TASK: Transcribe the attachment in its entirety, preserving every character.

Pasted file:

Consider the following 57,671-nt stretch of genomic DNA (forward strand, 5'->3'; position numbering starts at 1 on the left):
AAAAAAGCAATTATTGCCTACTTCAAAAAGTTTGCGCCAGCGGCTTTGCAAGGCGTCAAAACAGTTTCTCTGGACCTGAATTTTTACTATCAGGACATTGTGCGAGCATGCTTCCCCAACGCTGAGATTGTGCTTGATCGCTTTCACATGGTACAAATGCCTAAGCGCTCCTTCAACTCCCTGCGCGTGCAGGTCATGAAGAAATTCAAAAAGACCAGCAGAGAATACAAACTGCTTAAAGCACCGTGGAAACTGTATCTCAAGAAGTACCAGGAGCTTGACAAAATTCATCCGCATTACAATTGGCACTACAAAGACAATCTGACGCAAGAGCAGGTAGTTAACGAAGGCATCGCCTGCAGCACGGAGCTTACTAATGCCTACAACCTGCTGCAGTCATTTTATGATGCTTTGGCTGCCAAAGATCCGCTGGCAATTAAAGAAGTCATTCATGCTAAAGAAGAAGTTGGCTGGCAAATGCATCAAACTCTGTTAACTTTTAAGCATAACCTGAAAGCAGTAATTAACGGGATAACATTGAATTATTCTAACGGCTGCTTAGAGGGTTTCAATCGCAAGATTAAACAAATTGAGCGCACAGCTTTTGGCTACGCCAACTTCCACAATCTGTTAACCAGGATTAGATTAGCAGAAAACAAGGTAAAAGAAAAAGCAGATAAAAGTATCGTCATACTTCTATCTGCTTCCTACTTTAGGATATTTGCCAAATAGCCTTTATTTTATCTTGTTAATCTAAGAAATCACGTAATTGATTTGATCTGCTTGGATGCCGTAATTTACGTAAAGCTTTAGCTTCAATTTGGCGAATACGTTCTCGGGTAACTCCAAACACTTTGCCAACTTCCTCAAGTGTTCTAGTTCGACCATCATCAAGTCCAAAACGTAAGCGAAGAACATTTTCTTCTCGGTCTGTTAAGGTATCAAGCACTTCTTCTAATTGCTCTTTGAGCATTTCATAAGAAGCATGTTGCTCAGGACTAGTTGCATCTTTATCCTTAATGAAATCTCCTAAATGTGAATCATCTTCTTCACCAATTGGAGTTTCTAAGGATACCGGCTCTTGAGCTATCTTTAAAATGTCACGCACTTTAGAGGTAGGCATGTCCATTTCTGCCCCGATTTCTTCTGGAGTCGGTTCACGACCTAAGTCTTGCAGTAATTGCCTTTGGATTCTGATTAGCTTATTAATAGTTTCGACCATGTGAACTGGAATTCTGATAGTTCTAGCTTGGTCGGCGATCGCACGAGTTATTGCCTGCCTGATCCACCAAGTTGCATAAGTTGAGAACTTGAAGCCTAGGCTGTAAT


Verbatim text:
Consider the following 57,671-nt stretch of genomic DNA (forward strand, 5'->3'; position numbering starts at 1 on the left):
AAAAAAGCAATTATTGCCTACTTCAAAAAGTTTGCGCCAGCGGCTTTGCAAGGCGTCAAAACAGTTTCTCTGGACCTGAATTTTTACTATCAGGACATTGTGCGAGCATGCTTCCCCAACGCTGAGATTGTGCTTGATCGCTTTCACATGGTACAAATGCCTAAGCGCTCCTTCAACTCCCTGCGCGTGCAGGTCATGAAGAAATTCAAAAAGACCAGCAGAGAATACAAACTGCTTAAAGCACCGTGGAAACTGTATCTCAAGAAGTACCAGGAGCTTGACAAAATTCATCCGCATTACAATTGGCACTACAAAGACAATCTGACGCAAGAGCAGGTAGTTAACGAAGGCATCGCCTGCAGCACGGAGCTTACTAATGCCTACAACCTGCTGCAGTCATTTTATGATGCTTTGGCTGCCAAAGATCCGCTGGCAATTAAAGAAGTCATTCATGCTAAAGAAGAAGTTGGCTGGCAAATGCATCAAACTCTGTTAACTTTTAAGCATAACCTGAAAGCAGTAATTAACGGGATAACATTGAATTATTCTAACGGCTGCTTAGAGGGTTTCAATCGCAAGATTAAACAAATTGAGCGCACAGCTTTTGGCTACGCCAACTTCCACAATCTGTTAACCAGGATTAGATTAGCAGAAAACAAGGTAAAAGAAAAAGCAGATAAAAGTATCGTCATACTTCTATCTGCTTCCTACTTTAGGATATTTGCCAAATAGCCTTTATTTTATCTTGTTAATCTAAGAAATCACGTAATTGATTTGATCTGCTTGGATGCCGTAATTTACGTAAAGCTTTAGCTTCAATTTGGCGAATACGTTCTCGGGTAACTCCAAACACTTTGCCAACTTCCTCAAGTGTTCTAGTTCGACCATCATCAAGTCCAAAACGTAAGCGAAGAACATTTTCTTCTCGGTCTGTTAAGGTATCAAGCACTTCTTCTAATTGCTCTTTGAGCATTTCATAAGAAGCATGTTGCTCAGGACTAGTTGCATCTTTATCCTTAATGAAATCTCCTAAATGTGAATCATCTTCTTCACCAATTGGAGTTTCTAAGGATACCGGCTCTTGAGCTATCTTTAAAATGTCACGCACTTTAGAGGTAGGCATGTCCATTTCTGCCCCGATTTCTTCTGGAGTCGGTTCACGACCTAAGTCTTGCAGTAATTGCCTTTGGATTCTGATTAGCTTATTAATAGTTTCGACCATGTGAACTGGAATTCTGATAGTTCTAGCTTGGTCGGCGATCGCACGAGTTATTGCCTGCCTGATCCACCAAGTTGCATAAGTTGAGAACTTGAAGCCTAGGCTGTAAT